really does make a lot of sense. Of course, if you hang out with the folks
        on this List, you'll find lots of other great ideas for hammocking. The
        phenomenon is growing in popularity now that some great gear is available on
        the market. And many folks on this List make their own gear as well. I
        think you'll find a good home here..Ed



        Moderator, Hammock Camping List
        Author, Hammock Camping, The Complete Guide

        Editor, Hammock Camping News

        Owner, Speer Hammocks Inc



        _____

        From: hammockcamping@yahoogroups.com [mailto:hammockcamping@yahoogroups.com]
        On Behalf Of Mark D'Addario
        Sent: Tuesday, January 23, 2007 12:17 AM
        To: hammockcamping@yahoogroups.com
        Subject: [SPAM] [Hammock Camping] New all over again



        Hi> I'm new to the forum and relatively inexperienced to hammock
        camping.....funny how a tent feels "safer" than hanging in the air.
        Thin nylon walls offer little real security.....what you can't see
        can't see/harm you?
        My first hammock camping experience was in 1976. Going to school
        and CU, Boulder Colorado. We hitchhiked up Eldora Canyon to ski and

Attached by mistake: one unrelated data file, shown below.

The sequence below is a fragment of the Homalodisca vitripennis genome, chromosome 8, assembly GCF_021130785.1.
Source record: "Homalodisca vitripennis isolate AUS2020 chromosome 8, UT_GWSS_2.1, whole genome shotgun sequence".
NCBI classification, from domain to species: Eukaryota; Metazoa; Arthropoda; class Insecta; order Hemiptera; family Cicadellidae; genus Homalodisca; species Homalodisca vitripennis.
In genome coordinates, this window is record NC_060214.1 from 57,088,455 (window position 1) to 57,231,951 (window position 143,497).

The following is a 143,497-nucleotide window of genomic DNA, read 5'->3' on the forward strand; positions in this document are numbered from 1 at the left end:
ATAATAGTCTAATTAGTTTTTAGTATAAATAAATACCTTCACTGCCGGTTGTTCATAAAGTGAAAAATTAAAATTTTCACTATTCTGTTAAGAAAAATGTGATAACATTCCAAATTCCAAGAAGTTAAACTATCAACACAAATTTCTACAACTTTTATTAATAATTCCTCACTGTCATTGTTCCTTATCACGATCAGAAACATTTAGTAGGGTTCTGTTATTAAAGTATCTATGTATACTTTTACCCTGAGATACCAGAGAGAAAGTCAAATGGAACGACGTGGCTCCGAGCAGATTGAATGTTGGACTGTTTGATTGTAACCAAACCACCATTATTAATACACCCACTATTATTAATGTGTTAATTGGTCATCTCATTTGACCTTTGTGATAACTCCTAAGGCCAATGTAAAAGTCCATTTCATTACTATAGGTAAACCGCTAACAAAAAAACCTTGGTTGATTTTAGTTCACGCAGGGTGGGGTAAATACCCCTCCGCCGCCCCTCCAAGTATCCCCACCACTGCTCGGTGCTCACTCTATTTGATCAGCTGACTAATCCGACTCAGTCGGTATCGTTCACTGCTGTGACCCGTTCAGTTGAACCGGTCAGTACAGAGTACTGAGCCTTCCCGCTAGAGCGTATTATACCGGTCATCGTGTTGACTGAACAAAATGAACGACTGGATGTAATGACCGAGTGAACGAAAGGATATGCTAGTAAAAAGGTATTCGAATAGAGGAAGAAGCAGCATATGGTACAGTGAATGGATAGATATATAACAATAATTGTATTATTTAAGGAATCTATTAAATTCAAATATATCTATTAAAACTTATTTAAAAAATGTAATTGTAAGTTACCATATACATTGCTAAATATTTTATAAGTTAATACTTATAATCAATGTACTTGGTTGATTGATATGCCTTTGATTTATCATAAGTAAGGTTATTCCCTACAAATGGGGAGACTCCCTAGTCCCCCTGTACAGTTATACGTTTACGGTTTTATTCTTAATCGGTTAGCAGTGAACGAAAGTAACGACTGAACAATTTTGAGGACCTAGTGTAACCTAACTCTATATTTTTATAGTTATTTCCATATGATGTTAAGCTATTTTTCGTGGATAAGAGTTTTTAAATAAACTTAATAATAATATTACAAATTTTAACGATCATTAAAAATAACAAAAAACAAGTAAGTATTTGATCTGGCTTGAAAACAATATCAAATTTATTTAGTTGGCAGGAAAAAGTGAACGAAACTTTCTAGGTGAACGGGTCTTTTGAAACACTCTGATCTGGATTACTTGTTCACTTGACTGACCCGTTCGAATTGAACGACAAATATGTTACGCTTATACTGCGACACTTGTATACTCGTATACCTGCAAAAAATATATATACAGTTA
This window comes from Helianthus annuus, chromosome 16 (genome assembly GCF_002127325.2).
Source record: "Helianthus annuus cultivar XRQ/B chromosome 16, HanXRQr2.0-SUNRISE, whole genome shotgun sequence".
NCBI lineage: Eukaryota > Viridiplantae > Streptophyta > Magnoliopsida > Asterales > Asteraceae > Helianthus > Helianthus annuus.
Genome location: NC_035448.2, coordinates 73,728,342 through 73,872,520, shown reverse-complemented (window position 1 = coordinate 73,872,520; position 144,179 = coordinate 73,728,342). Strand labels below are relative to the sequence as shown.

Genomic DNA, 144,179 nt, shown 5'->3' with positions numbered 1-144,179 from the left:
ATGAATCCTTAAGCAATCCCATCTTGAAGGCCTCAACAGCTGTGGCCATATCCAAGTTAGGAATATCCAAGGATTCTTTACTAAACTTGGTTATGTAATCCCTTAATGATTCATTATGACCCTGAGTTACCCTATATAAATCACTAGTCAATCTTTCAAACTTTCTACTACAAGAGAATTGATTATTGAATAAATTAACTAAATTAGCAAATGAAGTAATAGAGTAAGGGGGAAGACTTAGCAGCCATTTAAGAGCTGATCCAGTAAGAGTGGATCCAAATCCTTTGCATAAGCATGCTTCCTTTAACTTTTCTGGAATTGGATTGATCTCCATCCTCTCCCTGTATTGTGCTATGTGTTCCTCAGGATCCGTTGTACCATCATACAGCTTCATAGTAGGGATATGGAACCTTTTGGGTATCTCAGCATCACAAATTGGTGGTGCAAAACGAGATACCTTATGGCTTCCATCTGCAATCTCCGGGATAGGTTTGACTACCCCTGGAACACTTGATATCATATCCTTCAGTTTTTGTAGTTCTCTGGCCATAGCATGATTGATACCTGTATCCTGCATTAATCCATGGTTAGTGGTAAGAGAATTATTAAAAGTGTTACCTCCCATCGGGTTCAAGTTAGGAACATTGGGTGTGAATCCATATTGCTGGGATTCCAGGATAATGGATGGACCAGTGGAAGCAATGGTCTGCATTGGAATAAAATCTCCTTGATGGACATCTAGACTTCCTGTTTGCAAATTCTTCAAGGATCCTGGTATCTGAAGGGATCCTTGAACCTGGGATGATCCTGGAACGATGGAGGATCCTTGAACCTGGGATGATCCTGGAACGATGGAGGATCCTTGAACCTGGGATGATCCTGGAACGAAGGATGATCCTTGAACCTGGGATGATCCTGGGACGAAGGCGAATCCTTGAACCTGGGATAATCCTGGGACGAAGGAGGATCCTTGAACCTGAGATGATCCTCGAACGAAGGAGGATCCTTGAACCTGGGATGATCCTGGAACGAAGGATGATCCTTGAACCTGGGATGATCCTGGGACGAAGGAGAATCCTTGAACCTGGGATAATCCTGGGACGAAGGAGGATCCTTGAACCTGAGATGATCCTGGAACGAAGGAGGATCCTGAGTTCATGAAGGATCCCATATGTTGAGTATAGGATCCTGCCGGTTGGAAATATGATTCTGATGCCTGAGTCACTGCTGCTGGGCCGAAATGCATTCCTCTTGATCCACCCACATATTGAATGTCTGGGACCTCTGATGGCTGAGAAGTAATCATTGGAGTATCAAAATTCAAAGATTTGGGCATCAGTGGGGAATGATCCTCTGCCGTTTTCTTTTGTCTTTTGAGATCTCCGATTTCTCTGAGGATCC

spent the night out, skied the next day, camped out, hitchhiked back
        to campus. It got down to 40 below according to the radio the next
        day. I had just bought my nice down bag rated to 35 below and I had a
        net hammock, cheap single type. I placed the bag on the outside of
        the hammock to avoid compression of insulation. The foot end of the
        bag cinched around the hammock using the bottom of the double zipper
        as one would think but of course my head was exposed somewhat as the
        head of the bag couldn't cover my head very well. Kinda but not fully
        as that end of the hammock narrowed down greatly. I had two wool hats
        on and scrunched down in the bag. Cold and uncomfortable and probably
        somewhat dangerous perhaps but not horribly cold and I'm sure the good
        fit, excellent bag, and uncompressed down made the difference. My
        friend slept under me on a huge open cell foam pad and was cold.
        I thought I was pretty clever about the bag on the outside
        considering it was 30 years ago!
        Since then I lived mostly in Wyoming (24 years), the Tetons
        specifically, and Grizzly Central! Somehow the tent felt safer much
        of the time but I did do Some hammock camping.
        Now I'm in Oregon and more likely to hammock camp again. I have a
        newer style hammock..... sleep somewhat slanted. Not a Hennesey or
        tent/hammock so a tarp is necessary. I do have a good bivy bag too.
        I have a Moss heptawing or whichever particular model it is (as there
        are a few) and thinking that may work but still have to try it out.
        Maybe too many stakeouts involved. Anyway, I joined up to learn and
        share ideas! Drop me a line if you wish. I'm 48 and live between the
        ocean and the cascades and looking forward to getting out again.